Whenever I eat at a local hole-in-the-wall Chinese joint (the ones that keep pens in dry rice at the counter and staple the pu pu platter out of your brown bag o’food) I have to get an egg roll. It’s my go-to appetizer.
But I get fancy (and healthier) at those nouveau Chinese restaurants (the ones with big stone horses outside and “bistro” in the name) by ordering lettuce wraps. I’m not even sure why they’re on the menu. I mean, I can kinda connect them to those fresh spring rolls (not fried) at Thai restaurants, but Chinese? No.
There is a Korean dish called Ssam, which involves using lettuce or leafy greens to wrap around meat or a filling. They’re served with a condiment. Sounds familiar? So lettuce wraps likely have some connection to Asian culture, but are they Chinese? I don’t know. And who cares, right? Is anything on the menu at those places really Chinese? I’m sure there’s Chinese inspiration in there somewhere.
Anyway, lettuce wraps are delicious. That’s the point. Crisp, cold iceberg. Crumbly meat. Spicy and sweet sauces.
What’s not to like?
Most of the time the filling is just ground meat. There might be some onion or water chestnuts in there, but in this preparation it’s best as an appetizer.
I wanted to turn the dish into a meal.
My list of ingredients is a bit long, but it’s worth it. Trust me. No sugary, goopy, preservative-laden sauces here.
Here’s what you need:
1 head of iceberg lettuce
1 rotisserie chicken, original or plain
1 package of cremini (mini portobello) mushrooms
1 orange or red bell pepper
2 small yellow cooking onions
1 can whole water chestnuts, drained
1 cup shredded carrots
1 bag frozen shelled edamame
4 cloves of garlic
2 inch knob of ginger, peeled
2 tsp. fish sauce
1/4 cup low-sodium soy sauce
1 Tbsp. Dijon mustard
2 Tbsp. maple syrup
2 tsp. Sriracha
2 Tbsp. canola oil
Use a wet paper towel to wipe down the caps of the mushrooms. Never run them under water. They’ll absorb the liquid.
In a large non-stick pan, heat the oil over medium-high heat.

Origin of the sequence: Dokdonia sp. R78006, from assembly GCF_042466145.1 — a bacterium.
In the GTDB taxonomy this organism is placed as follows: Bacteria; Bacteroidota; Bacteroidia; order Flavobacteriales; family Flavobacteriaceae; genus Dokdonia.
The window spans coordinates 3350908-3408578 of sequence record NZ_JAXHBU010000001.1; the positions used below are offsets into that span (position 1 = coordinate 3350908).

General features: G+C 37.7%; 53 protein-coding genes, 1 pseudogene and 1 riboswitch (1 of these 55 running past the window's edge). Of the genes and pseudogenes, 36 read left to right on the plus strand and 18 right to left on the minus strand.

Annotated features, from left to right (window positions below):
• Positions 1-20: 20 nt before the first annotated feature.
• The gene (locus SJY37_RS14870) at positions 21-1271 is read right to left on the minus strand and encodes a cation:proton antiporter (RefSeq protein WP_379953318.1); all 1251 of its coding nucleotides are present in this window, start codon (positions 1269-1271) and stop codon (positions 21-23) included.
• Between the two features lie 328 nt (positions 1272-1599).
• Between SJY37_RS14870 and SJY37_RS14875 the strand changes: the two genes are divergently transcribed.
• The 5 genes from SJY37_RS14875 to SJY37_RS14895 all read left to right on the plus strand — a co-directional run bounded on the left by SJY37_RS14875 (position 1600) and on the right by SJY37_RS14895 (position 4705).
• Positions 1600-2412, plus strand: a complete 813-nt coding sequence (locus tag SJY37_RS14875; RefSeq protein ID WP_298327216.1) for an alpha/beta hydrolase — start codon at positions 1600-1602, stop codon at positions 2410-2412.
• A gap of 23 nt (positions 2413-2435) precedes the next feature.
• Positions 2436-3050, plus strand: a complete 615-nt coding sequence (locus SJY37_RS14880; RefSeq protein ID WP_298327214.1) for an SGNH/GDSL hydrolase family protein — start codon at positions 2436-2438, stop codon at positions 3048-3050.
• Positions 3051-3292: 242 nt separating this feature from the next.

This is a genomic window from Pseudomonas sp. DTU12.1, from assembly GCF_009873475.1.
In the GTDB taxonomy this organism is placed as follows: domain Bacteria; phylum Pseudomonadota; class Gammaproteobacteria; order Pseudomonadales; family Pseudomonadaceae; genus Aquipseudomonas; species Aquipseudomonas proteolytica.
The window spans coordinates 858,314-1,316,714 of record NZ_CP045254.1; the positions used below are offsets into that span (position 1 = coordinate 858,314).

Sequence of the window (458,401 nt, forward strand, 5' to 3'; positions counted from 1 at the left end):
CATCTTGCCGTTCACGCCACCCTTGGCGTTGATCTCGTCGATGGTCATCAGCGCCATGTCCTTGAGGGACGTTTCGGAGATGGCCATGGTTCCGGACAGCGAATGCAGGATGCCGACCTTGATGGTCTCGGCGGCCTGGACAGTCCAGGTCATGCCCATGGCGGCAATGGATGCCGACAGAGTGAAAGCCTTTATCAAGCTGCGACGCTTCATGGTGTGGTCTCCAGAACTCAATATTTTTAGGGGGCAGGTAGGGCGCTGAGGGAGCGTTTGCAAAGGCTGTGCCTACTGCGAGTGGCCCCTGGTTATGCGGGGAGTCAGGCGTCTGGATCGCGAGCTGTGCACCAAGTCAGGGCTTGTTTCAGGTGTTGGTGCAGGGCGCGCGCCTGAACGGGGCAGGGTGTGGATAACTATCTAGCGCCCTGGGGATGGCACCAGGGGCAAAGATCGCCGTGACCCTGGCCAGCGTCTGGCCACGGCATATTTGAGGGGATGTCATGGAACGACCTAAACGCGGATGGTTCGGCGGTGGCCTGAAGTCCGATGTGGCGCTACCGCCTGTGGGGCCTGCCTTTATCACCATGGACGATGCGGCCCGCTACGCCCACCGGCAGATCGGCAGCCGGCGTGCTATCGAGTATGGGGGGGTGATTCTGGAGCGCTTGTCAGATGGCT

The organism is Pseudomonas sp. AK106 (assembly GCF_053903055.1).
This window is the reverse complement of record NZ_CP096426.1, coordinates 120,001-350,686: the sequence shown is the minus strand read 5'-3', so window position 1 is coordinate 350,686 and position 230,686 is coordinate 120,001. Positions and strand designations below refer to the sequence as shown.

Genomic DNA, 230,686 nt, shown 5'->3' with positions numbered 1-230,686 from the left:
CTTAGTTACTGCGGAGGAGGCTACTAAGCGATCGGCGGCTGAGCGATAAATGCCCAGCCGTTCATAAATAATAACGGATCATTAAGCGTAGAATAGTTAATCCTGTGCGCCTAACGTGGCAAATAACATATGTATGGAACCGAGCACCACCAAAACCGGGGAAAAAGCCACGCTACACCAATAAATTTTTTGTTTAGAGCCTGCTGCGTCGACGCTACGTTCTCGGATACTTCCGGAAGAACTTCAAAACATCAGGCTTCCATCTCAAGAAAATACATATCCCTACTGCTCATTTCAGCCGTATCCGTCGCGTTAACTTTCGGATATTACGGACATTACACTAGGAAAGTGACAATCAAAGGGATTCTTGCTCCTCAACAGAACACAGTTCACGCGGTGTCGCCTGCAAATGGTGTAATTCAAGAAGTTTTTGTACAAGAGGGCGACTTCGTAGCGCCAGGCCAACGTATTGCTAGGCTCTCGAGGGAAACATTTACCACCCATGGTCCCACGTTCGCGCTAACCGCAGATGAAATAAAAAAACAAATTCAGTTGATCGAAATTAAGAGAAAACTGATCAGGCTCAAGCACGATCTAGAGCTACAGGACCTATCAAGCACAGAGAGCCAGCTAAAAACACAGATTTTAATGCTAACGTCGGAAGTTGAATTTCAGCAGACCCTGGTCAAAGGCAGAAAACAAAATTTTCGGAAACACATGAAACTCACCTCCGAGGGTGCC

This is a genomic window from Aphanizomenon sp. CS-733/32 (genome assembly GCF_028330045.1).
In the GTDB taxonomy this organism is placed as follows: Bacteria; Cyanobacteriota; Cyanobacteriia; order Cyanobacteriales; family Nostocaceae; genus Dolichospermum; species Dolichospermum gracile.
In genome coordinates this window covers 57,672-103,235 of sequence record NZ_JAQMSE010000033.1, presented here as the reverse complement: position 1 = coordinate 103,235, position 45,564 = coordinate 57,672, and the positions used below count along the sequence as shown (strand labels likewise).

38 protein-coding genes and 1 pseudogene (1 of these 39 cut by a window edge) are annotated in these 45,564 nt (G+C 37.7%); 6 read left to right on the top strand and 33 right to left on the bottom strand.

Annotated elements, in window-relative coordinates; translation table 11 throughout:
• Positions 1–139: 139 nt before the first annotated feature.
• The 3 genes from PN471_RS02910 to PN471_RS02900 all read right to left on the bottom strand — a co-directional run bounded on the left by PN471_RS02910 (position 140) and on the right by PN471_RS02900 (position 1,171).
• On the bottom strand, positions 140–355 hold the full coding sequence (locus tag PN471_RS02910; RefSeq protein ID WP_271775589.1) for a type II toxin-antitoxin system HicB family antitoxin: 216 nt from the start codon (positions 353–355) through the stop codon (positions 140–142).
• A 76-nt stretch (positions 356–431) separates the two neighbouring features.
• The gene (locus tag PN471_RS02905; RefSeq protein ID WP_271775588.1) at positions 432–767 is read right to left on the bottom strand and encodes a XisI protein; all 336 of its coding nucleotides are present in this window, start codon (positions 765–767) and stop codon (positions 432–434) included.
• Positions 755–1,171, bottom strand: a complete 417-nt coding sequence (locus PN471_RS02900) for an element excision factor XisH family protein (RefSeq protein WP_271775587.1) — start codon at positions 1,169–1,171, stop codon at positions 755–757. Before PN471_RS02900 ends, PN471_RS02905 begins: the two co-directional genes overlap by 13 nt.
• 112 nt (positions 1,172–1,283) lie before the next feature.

Chop up the onion, bell pepper, and carrots.
Chop up the mushrooms.
Chop up the water chestnuts.
Pull the meat off the rotisserie chicken, dark and white. Chop up finely.
Add the edamame, stir. Cook for 2-3 minutes.
Now for the sauce.
Your ginger should be about two inches, give or take. I had a slightly wider piece and that’s ok.
Grab a small mason jar, and grate the ginger and garlic into it. Add the soy sauce, fish sauce, Dijon, maple syrup, the juice of the lime, and a pinch of salt. Put the lid on and shake what your momma gave ya.
Add the sauce to the pan, stir. Let cook on medium-low for 3-4 minutes to warm up the sauce.
Serve in a big bowl with a fresh, cold head of iceberg.
You could serve this with Sriracha and soy sauce or those packets of sauce you’ve been hoarding since your last visit to the local Chinese joint. You know you have them. Don’t lie.
I made two sauces. That’s the healthier option, I think.
Whisk together until combined.
1/4 cup mayo
1 Tbsp. Sriracha
Juice of 1/2 of a lime
Whisk together until combined.
This filling is loaded with good stuff. You get a couple of vegetables. The mushrooms are meaty and offer a great supply of minerals. The edamame is protein-packed. The ginger helps with inflammation and digestion.
It’s so colorful, and I love that. This version goes far beyond the somewhat boring batch you get at the restaurant.
This recipe makes a big batch of filling. Any leftovers are great by themselves, just in case you run out of lettuce.
Tip: If you don’t make Asian food frequently the fish sauce may not be worth your money.
It’s made from anchovies. In my opinion, it adds a deep saltiness that you won’t get from salt or soy sauce. It’s like that little something extra.. or umami. You can use an equal amount of Worcestershire sauce in its place.